Entertainer caught up with Don Momoh at the maiden edition of CityPeople Music Awards and he opened up on life after Kefee and why he is now a singer among other issues.
We know you as an OAP but I watched you perform and I was like wow! What is happening?
I am grateful to God and CityPeople for this opportunity. I am excited! It is the dream of every artiste to make music and see the reaction of people and like you said, it was good!
Are you working on an album and can you tell us about it?
Yes, I am recording an album entitled Me & The Next Generation. It is about me doing collabos with those I call the young cats. I am talking about those young talents out there who don’t have the opportunities that I had. Like the song I performed with a young guy today tells the entire story. He is not known but I am known; I am a brand so he is riding on my back to stardom. So, it is all about me and the next generation. I am trying to build bridges for the younger generation.
How do we reconcile this with your being an OAP?
One of the reasons I went into music was because a lot of times people come to me for advice on their sound. I am a versatile artiste and most of the time I am there when some songs are made; I am a contributing factor to some big hits and then, the songs come out dope and they become hits and I am like ‘okay, don’t you think you have something you need to explore?’ There was this movie I watched where this guy died and went to heaven and he was carrying heavy bags and God asked him ‘why did you bring this bags to heaven?’ But he was stammering. And God told him to open the bags and it turned out the bags was full of songs that he should have written and sang while he was alive but he did not because he was scared of what people would say. That struck me profoundly. Ever since I have been thinking about my music but I did not want to do it because I was like people are going to talk. You know stuffs like ‘he is a broadcaster, what is he doing singing?’ But I saw that movie I said to myself ‘Teddy, no matter what happens, people are going to talk. Why don’t you just do you and be happy’ and here we are today.
How are you coping with the stereotyping?
For those who stereotype me I have one question. What does it mean when one is described as multi talented? If I am a broadcaster and a singer, does that not make me multi-talented? And there are lots of people like that. Joe Lo and Uti Nwachukwu to mention a few. So, why would they want to stereotype Teddy as an OAP? Teddy is an artiste, a musician and an OAP; Teddy is multi talented; better get used to it!
How are your friends reacting?
They have been awesome! In fact, they are the ones spurring me on. When these guys are in the studio recording stuff, I share ideas with them. And they are like ‘wow! Bros, you can do this, you should be doing this.’ And when I give it a shot and it comes out with a bang they are like ‘bros, we told you had it in you.’ My friends have been super supporters.
Teddy, you are a handsome guy. For a while you have been a widower. Tell us about the woman in your life?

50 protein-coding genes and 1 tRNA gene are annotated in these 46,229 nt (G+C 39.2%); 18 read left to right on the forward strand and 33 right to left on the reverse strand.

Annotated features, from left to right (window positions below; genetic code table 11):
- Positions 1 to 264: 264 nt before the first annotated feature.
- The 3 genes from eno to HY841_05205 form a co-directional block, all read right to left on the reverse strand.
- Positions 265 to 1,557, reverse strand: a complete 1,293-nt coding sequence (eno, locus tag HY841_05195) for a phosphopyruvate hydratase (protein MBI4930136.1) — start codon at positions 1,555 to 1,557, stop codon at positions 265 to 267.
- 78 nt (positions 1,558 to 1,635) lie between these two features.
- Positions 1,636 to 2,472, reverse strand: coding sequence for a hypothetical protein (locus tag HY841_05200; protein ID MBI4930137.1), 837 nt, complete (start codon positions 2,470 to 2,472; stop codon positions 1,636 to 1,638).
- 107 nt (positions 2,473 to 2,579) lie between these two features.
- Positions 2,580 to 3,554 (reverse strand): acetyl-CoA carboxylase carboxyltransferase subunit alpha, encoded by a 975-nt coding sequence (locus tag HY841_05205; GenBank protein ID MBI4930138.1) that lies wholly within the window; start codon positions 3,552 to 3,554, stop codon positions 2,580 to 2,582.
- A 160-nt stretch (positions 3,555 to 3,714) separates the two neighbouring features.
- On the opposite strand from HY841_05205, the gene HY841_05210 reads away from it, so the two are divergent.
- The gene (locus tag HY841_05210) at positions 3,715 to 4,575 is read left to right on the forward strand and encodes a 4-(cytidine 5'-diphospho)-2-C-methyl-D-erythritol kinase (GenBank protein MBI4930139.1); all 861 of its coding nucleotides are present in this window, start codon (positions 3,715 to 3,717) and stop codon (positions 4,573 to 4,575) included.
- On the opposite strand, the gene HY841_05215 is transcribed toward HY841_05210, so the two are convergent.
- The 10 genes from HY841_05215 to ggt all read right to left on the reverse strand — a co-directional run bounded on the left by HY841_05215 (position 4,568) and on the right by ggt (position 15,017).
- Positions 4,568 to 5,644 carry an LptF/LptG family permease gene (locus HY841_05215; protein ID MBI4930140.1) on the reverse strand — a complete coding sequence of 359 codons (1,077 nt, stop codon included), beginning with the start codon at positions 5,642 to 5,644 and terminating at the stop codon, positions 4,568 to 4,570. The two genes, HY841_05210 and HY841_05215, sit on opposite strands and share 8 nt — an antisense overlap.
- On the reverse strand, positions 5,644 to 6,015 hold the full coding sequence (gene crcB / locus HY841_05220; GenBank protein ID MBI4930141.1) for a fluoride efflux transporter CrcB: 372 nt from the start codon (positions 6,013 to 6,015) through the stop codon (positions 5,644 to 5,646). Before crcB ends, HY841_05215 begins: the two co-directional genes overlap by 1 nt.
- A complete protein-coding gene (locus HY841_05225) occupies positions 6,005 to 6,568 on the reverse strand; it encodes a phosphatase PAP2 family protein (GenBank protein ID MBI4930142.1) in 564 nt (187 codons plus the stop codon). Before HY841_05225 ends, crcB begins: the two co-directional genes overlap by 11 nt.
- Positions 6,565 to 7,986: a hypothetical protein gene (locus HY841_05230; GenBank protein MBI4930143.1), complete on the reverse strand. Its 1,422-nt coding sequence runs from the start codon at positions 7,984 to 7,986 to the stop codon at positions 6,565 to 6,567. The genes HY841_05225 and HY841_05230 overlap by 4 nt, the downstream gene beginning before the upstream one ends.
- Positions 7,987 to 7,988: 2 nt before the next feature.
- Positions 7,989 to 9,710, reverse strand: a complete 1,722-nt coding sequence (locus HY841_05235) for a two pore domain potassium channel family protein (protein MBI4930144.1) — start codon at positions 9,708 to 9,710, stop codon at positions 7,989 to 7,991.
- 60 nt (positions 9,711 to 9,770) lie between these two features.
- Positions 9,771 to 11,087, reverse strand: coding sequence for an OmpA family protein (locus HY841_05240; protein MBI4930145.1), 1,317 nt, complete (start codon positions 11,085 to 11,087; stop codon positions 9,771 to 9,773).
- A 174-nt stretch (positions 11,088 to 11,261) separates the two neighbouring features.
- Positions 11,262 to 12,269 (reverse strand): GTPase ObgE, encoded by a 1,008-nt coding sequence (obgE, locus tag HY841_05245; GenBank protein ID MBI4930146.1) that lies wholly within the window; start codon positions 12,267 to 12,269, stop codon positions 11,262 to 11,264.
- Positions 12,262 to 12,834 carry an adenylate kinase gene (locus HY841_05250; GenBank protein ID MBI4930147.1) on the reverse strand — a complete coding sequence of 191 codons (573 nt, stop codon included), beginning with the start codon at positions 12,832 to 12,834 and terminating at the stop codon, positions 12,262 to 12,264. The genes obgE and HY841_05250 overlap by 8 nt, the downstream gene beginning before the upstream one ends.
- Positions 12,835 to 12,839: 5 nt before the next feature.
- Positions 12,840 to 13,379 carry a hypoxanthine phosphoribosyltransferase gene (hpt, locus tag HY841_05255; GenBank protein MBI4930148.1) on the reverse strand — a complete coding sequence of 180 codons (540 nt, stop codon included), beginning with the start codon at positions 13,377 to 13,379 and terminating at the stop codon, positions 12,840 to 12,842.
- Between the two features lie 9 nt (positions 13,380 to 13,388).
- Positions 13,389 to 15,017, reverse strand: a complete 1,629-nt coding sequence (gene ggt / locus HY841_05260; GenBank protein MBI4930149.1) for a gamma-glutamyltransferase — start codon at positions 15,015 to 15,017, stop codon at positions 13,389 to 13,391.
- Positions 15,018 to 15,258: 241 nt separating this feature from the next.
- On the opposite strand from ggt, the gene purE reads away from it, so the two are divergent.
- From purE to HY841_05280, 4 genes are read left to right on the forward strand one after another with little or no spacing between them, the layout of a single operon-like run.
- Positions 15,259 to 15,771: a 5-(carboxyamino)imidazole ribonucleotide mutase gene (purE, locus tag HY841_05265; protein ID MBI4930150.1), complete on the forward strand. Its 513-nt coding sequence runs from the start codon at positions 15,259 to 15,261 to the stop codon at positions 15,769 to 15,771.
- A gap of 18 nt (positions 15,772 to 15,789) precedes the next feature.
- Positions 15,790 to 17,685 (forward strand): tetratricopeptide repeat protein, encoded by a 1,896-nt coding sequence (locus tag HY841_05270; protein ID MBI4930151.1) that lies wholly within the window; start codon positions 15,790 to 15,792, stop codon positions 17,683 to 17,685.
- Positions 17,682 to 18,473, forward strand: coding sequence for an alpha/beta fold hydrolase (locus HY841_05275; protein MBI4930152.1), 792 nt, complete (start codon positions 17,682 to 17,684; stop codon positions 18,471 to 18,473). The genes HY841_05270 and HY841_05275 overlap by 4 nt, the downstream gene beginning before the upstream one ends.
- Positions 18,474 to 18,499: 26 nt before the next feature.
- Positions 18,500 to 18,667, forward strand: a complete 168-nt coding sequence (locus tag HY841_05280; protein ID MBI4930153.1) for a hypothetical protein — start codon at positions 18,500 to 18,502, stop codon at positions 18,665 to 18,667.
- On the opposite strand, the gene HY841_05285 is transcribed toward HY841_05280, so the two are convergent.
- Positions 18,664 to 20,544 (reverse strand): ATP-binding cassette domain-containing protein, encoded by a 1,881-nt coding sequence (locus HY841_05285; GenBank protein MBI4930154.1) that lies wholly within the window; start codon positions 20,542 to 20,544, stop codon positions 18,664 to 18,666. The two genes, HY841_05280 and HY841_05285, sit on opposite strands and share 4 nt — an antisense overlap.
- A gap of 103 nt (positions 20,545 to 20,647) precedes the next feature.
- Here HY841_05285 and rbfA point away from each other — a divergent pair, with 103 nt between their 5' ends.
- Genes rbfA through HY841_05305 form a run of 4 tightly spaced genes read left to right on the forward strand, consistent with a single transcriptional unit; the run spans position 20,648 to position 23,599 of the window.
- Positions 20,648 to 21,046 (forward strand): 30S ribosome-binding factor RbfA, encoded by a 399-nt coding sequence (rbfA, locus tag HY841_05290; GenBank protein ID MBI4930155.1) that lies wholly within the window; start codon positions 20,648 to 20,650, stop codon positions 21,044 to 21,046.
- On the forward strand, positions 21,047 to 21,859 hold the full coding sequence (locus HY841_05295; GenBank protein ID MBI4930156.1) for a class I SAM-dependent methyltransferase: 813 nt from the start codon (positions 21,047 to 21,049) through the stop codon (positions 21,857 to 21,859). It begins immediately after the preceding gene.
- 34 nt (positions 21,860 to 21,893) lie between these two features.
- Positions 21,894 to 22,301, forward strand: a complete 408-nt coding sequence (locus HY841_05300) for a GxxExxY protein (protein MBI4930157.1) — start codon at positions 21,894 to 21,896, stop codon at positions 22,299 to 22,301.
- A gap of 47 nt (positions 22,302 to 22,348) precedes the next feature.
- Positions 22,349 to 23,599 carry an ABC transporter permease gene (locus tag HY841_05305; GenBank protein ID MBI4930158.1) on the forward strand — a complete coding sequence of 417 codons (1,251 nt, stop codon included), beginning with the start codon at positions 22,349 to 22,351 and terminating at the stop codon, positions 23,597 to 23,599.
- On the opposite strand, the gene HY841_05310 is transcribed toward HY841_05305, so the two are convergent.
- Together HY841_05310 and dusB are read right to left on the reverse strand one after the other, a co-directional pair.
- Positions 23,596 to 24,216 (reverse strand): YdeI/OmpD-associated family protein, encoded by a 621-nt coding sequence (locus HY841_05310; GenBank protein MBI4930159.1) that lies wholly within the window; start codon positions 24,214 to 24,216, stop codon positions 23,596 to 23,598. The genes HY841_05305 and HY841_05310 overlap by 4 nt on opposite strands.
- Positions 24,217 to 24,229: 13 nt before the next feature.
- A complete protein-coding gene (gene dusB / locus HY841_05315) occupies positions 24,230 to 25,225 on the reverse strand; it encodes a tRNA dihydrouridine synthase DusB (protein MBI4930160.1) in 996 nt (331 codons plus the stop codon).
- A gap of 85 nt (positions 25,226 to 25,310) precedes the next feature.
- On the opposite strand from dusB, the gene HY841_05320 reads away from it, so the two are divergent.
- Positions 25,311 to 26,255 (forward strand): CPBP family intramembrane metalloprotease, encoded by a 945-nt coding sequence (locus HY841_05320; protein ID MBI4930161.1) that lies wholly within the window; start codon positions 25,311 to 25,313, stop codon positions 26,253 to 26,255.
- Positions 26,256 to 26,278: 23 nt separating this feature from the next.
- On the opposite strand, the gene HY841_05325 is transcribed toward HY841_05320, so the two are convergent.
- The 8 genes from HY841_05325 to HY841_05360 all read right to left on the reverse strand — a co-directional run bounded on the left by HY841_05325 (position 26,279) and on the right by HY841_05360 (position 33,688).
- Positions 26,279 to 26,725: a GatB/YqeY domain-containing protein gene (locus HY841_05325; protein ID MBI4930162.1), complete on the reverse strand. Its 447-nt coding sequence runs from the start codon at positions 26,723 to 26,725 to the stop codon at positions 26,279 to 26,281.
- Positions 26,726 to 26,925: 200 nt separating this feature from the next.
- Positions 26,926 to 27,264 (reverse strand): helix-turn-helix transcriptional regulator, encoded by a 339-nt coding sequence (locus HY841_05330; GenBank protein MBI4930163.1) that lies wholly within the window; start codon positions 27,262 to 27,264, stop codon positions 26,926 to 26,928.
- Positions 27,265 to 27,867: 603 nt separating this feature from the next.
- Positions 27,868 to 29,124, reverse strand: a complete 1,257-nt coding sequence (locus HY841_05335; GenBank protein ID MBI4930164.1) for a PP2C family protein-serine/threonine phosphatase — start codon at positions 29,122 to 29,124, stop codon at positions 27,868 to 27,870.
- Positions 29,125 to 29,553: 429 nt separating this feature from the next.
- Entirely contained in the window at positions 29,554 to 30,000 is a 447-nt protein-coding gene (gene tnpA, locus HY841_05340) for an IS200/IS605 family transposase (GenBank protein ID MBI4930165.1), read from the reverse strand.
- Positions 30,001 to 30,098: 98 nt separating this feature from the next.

Oh my God! That is very personal. I don’t want that information going online, on air on paper or whatever; that is my personal life.
But a lot of women out there will be dying for you as a top OAP. Could you tell them something?
Make dem die na, I am alive (laughter).
What are those qualities you look out for in a woman?
I am someone that wants to fulfil destiny. The Bible says that ‘he that findeth a wife findeth a good thing and obtaineth favour. The implications is that the woman who is your soul mate becomes a help mate so that means that if I was doing certain things that I cannot accomplish, she comes along and we synergise and together we tag along and fulfil destinies. I want a woman that will fulfil destinies with me.
Three years after, are you still missing Kefee?
Oh my God! I am missing her right now. I can imagine what she would do if she was here tonight. It would have be a dream come true because we had planned a lot of things together including a collabo. We were working on an album together. We had two songs entitled Beautiful and Dem Go talk and they are online. She was the greatest thing that happened to cultural gospel music ever! There were times when artistes wanted to sing and it was a no-no to infuse their local languages but kefee was one of those that broke that barrier especially in the church. And then she married that with secular sound and set the tone for a new genre of gospel music. She was a bridge builder. I miss everything about her. She is unpredictable. You can’t imagine what she would do if she was here. There is always that characteristic Kefee touch which is not just there today. There are those special moments that come up again and again and I am like ‘how would she have reacted? How would she have smiled? So many sweet things but God knows best.
How did you take the news of her passing?
Professionally, it did not affect my job because we have been trained to always remember that the listener doesn’t care about what you are facing or going through. You have taken an oath to make people happy so whatever you are going through is your personal business; the show must go on. But personally it has to do with the heart, I was broken. I broke down (Silence, holding back emotions).
…so, where did you find the strength to go on?
I would just say it is God. As a child of God, He is always there and gives you strength.
When is your album going to drop?
The thing is that the album is ready but you know the way the music industry is, you have to push some singles first so I am pushing my singles first and more inspiration is coming in right now.